The AMC Gremlin is a subcompact car from American Motors Corporation, introduced as a 1970½ model and produced through the 1978 model year. AMC reduced development and manufacturing costs by adapting a shortened compact Hornet platform with Kammback-like tail producing what was described at its introduction as "the first American-built import".
The AMC Gremlin was introduced April 1, 1970 competing with the Chevrolet Vega and Ford Pinto introduced six months later, as well as imported cars including the VW Beetle and the Toyota Corona. The Gremlin would become American Motors' best-selling passenger car since the Rambler Classic. From April 1970 through 1978, a total of 671,475 Gremlins were built in the United States and Canada. With a mild body restyling, the basic design continued with the AMC Spirit and the all-wheel-drive AMC Eagle until 1983.
The Arab Oil Embargo of October 1973 came just as the 1974 model year began. AMC improved the Gremlin's back seat. A deeper front fascia made the car appear longer. The front bumper was larger and mounted on self-restoring telescoping gas and oil cylinders. Unlike most other designs, the Gremlin did not use filler panel between bumper and body. The car's appearance was also changed at the rear with a stronger bumper that was set lower. Front and rear passenger car bumpers were now required by NHTSA to have uniform heights, take angle impacts, and sustain 5-mile-per-hour (8 km/h) impacts with no damage. The rear fascia was modified slightly to blend with the design changes. The Gremlin X stripe pattern took on a "hockey stick" look for 1974, with the stripes following the window line as it tapered aft, and swept up now to include four new slanted vertical impressions on the wide C-pillar. A new typeface for nameplates was used by AMC for 1974 and the Gremlin was no exception. AMC extended the 1974 model year into November 1974 to delay the need to install catalytic converters required by United States Environmental Protection Agency (EPA) 2004 regulations starting with 1975 models. In so doing, AMC sold 171,128 1974 Gremlins, an increase of nearly 40% over 1973 and 130% over 1971.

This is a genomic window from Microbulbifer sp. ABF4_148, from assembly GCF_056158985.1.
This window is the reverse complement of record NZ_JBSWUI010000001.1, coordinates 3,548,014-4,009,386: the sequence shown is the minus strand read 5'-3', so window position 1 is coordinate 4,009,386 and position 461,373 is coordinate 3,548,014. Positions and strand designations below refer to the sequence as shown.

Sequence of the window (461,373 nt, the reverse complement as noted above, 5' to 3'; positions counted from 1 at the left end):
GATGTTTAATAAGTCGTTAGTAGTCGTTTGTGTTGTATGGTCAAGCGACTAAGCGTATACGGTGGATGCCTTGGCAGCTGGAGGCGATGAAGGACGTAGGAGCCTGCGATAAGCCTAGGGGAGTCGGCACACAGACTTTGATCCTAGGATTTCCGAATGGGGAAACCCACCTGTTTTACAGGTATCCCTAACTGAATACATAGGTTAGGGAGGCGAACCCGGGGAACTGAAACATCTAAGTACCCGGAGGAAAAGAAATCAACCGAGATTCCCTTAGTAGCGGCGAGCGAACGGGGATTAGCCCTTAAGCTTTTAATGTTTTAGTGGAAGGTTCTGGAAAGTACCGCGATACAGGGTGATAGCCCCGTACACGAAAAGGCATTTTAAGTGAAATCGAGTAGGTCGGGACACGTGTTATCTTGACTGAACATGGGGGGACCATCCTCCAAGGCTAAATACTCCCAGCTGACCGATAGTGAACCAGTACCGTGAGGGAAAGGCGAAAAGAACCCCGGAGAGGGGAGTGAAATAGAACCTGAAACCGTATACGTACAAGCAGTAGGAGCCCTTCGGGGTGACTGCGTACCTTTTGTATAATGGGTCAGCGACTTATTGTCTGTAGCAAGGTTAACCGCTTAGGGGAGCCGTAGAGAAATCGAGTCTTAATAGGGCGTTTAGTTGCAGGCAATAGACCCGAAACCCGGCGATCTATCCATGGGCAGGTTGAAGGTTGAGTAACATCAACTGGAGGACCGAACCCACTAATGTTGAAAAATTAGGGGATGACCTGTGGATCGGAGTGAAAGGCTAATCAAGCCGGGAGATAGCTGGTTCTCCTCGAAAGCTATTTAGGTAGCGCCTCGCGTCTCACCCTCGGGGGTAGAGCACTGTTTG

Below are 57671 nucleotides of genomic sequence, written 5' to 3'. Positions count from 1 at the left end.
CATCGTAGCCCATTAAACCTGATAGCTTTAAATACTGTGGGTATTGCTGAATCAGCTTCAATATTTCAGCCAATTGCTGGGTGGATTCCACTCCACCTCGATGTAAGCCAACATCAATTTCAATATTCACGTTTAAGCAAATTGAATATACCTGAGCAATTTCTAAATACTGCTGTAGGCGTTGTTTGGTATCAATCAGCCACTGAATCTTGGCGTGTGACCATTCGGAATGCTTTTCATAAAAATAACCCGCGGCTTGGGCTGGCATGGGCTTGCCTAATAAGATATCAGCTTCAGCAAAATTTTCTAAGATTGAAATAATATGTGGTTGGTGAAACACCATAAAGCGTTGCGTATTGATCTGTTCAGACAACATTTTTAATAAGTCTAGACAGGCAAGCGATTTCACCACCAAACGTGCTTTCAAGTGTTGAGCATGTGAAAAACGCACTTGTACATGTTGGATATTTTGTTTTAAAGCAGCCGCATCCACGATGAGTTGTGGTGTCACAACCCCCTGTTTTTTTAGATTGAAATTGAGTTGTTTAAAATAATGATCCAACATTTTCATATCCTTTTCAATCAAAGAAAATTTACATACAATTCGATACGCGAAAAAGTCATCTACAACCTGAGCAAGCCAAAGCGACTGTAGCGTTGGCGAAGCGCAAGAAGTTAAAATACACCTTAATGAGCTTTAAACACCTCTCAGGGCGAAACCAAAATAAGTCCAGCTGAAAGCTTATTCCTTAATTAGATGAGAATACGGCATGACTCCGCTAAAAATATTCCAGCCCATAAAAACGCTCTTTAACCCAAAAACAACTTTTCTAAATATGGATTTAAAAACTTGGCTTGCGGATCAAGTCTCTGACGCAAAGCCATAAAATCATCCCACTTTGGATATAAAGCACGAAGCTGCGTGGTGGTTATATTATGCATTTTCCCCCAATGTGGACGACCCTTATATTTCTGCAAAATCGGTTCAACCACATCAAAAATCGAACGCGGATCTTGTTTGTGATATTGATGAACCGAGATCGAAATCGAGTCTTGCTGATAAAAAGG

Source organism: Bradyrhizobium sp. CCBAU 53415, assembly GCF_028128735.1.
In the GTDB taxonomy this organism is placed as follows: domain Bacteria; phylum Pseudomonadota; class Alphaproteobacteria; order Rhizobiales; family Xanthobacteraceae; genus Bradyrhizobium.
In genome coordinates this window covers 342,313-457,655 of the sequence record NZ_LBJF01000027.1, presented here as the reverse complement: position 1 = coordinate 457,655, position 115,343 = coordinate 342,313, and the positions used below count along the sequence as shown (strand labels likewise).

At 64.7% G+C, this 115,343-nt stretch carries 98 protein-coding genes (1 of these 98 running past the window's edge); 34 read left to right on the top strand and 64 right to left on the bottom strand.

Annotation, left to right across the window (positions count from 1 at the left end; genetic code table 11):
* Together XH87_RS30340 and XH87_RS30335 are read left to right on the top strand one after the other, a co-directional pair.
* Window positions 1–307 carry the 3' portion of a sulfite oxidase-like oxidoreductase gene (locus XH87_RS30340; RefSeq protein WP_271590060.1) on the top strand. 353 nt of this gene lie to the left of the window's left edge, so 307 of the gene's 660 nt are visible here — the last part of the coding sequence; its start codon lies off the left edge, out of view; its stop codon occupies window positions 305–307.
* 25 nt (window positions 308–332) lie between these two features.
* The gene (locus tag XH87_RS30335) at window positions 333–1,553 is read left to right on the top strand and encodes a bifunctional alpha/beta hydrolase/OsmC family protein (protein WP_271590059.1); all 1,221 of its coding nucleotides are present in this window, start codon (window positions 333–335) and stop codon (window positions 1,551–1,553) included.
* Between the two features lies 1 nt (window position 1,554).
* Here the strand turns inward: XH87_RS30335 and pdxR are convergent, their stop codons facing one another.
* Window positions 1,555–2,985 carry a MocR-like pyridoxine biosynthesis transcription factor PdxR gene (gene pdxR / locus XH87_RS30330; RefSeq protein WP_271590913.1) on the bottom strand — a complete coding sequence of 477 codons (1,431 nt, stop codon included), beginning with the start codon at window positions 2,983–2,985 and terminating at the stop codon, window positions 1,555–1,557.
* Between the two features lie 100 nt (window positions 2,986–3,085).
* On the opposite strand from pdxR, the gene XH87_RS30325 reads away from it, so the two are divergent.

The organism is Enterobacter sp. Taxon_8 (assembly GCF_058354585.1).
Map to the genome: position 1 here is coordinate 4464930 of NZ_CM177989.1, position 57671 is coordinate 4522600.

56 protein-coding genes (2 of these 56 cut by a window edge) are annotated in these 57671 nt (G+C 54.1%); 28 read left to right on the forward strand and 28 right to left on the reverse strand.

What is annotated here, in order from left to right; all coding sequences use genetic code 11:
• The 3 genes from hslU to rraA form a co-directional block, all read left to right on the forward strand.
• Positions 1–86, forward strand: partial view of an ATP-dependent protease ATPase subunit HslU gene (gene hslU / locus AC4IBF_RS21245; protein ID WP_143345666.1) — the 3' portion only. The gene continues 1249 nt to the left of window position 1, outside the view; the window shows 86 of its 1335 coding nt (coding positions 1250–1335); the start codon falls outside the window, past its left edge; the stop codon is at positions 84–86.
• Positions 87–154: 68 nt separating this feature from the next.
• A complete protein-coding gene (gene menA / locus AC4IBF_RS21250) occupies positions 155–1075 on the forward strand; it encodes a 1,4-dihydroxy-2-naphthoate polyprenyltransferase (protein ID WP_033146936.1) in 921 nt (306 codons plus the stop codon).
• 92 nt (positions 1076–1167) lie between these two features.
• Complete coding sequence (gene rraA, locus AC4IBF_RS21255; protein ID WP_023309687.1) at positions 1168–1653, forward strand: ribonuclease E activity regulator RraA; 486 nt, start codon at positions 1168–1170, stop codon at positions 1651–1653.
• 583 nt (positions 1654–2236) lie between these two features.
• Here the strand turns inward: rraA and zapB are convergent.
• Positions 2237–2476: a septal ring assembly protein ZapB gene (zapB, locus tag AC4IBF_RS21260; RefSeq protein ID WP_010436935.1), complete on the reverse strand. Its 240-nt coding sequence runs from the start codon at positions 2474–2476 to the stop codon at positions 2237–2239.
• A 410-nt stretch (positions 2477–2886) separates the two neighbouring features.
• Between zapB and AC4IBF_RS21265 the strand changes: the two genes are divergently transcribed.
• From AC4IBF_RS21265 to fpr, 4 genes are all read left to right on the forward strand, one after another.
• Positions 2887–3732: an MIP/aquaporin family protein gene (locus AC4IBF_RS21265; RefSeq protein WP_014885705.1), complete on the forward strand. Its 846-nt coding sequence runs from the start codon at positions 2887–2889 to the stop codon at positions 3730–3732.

Source: Wikipedia, 2011